Kovan double murder (2013)

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The trail of blood pictured along Upper Serangoon Road. Photo from The New Paper.

On 10 July 2013, shocked onlookers witnessed a body being dragged underneath a car as it sped along Upper Serangoon Road. The body was eventually dislodged and found near Kovan MRT Station. The police followed the blood trail and arrived at 14J Hillside Drive where they discovered an elderly man who had been stabbed to death. The man was believed to be the deceased’s father.[1]


Two days later, a veteran police officer, Iskandar Rahmat, was arrested in Johor Bahru and extradited to Singapore after a 54-hour manhunt.[2] He was subsequently charged for what the media dubbed as the “Kovan Double Murder”.

Victim profiles[edit | edit source]

Tan Boon Sin[edit | edit source]

Tan Boon Sin was the first victim of the Kovan double murder case. Photo from The New Paper.

Tan Boon Sin was a successful car mechanic turned businessman. He had co-founded Soc Leon Motor Works with a friend and was described as the “ultimate nice guy”.[3] According to his former business partner, Chong Hoy Song, who had known Tan since 1965:

“He did not drink, smoke, gamble or womanise. The only thing he liked doing was fishing.”[4]

Tan Boon Sin was remembered as a “very nice person” and was “well-liked” by his neighbours and friends.[5]

Tan Chee Heong[edit | edit source]

The eldest son to Tan Boon Sin, Tan Chee Heong was a university graduate and married with two children.[6] He was also the Director and a shareholder of Aspern Singapore, an electronics products company.[7]

Investigation details[edit | edit source]

The getaway car that had belonged to the Tan family. Photo from The Straits Times.

Getaway car[edit | edit source]

Based on eyewitness reports, the suspect was seen driving a silver Toyota Camry that belonged to Tan Boon Sin. This was the car that dragged Tan Chee Heong along Upper Serangoon Road. The police could not initially identify the driver however, they found the vehicle in Eunos a day later.[8]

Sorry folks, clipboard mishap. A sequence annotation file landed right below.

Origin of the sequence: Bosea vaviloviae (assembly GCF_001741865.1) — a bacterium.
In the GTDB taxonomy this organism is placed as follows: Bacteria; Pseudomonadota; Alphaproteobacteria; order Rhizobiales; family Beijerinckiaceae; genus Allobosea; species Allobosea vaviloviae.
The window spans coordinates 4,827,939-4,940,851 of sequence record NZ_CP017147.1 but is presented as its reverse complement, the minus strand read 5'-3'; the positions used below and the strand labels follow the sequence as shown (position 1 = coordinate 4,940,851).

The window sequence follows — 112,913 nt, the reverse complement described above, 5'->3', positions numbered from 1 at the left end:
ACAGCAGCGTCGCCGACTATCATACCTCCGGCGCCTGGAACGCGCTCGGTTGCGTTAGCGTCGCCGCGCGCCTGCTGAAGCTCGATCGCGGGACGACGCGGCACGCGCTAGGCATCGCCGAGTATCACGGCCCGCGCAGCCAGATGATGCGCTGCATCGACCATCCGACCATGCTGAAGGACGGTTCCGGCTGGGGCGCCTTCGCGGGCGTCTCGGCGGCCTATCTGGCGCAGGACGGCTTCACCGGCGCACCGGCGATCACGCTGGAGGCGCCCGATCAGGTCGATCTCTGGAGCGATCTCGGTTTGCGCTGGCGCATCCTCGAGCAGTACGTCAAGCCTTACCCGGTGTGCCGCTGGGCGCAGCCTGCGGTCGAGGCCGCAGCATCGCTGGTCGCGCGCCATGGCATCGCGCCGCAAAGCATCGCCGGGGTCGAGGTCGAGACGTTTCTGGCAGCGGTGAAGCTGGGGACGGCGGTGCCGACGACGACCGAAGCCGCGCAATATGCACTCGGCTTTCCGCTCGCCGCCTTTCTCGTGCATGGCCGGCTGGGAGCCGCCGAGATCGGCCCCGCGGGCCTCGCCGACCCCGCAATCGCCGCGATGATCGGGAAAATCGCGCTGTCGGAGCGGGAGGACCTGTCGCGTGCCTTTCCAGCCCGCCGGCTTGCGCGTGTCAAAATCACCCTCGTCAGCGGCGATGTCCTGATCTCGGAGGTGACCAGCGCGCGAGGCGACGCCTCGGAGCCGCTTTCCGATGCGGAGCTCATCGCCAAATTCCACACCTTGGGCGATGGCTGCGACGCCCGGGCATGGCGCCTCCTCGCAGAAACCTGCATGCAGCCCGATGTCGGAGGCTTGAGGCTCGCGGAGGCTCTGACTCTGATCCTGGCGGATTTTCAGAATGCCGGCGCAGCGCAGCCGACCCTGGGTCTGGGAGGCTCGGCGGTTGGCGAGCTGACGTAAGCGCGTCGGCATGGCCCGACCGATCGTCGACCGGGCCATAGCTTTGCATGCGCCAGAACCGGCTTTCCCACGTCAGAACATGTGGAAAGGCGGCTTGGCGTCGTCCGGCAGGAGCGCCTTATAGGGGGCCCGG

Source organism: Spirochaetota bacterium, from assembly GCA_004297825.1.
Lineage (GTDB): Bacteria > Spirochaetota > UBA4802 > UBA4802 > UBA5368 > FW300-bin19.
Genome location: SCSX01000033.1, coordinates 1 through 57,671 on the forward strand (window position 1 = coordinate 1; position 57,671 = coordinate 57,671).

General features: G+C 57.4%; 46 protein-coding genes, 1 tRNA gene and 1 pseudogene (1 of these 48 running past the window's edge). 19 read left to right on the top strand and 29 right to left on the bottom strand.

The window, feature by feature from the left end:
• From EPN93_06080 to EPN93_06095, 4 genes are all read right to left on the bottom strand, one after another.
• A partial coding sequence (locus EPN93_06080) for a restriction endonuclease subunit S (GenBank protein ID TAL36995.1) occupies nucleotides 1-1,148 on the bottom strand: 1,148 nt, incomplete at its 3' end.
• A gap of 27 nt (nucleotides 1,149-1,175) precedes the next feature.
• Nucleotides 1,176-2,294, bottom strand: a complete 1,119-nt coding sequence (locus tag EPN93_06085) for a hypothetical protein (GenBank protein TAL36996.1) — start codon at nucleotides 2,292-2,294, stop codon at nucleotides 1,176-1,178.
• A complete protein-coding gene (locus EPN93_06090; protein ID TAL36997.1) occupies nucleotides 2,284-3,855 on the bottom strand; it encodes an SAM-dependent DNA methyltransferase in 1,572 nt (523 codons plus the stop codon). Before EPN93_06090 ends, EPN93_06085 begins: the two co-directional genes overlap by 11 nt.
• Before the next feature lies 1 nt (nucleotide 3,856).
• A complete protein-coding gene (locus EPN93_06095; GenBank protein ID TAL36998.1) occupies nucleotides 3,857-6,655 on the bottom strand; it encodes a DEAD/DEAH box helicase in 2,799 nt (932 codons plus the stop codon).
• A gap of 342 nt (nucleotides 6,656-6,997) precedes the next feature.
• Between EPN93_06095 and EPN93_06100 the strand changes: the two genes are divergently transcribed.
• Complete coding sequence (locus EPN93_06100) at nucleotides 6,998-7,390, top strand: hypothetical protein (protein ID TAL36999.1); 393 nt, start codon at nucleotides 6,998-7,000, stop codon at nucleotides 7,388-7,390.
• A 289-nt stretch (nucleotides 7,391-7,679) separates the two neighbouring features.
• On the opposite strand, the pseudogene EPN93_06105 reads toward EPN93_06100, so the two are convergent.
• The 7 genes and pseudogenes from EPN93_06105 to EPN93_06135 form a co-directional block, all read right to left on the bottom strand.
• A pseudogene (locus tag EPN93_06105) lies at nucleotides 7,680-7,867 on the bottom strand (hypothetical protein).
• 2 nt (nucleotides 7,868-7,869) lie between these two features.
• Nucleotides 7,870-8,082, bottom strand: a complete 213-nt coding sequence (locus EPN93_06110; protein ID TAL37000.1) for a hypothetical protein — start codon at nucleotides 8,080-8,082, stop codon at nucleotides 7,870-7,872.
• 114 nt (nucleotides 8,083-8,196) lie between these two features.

The abandoned car was parked outside Block 1084, Eunos Avenue 7A, just a kilometre away from Tan Boon Sin’s former workshop. The police arrived after receiving a call from Francis Yeo, a carpenter, regarding a blood-stained car with the licence number SGM14J.[9]

Arrest of suspect in Johor Bahru[edit | edit source]

On 12 July 2013, Malaysian plainclothes officers moved in on Iskandar bin Rahmat at Restoran Singgah Selalu in Danga Bay, a waterfront area just minutes from the Causeway.[10] According to the restaurant’s manager, Mohamed Faizal, the Malaysian policemen surrounded Iskandar swiftly and the latter had not resisted arrest. He was extradited to Singapore about 12 hours later and taken to the Police Cantonment Complex.[11]

Iskandar Rahmat[edit | edit source]

A younger Iskandar Rahmat. Photo from The New Paper.

According to his friends, Iskandar was someone who was “friendly” and “likes to joke”. He was also a photography enthusiast. He “never lets go of his camera” and pursued photography as a hobby.[12]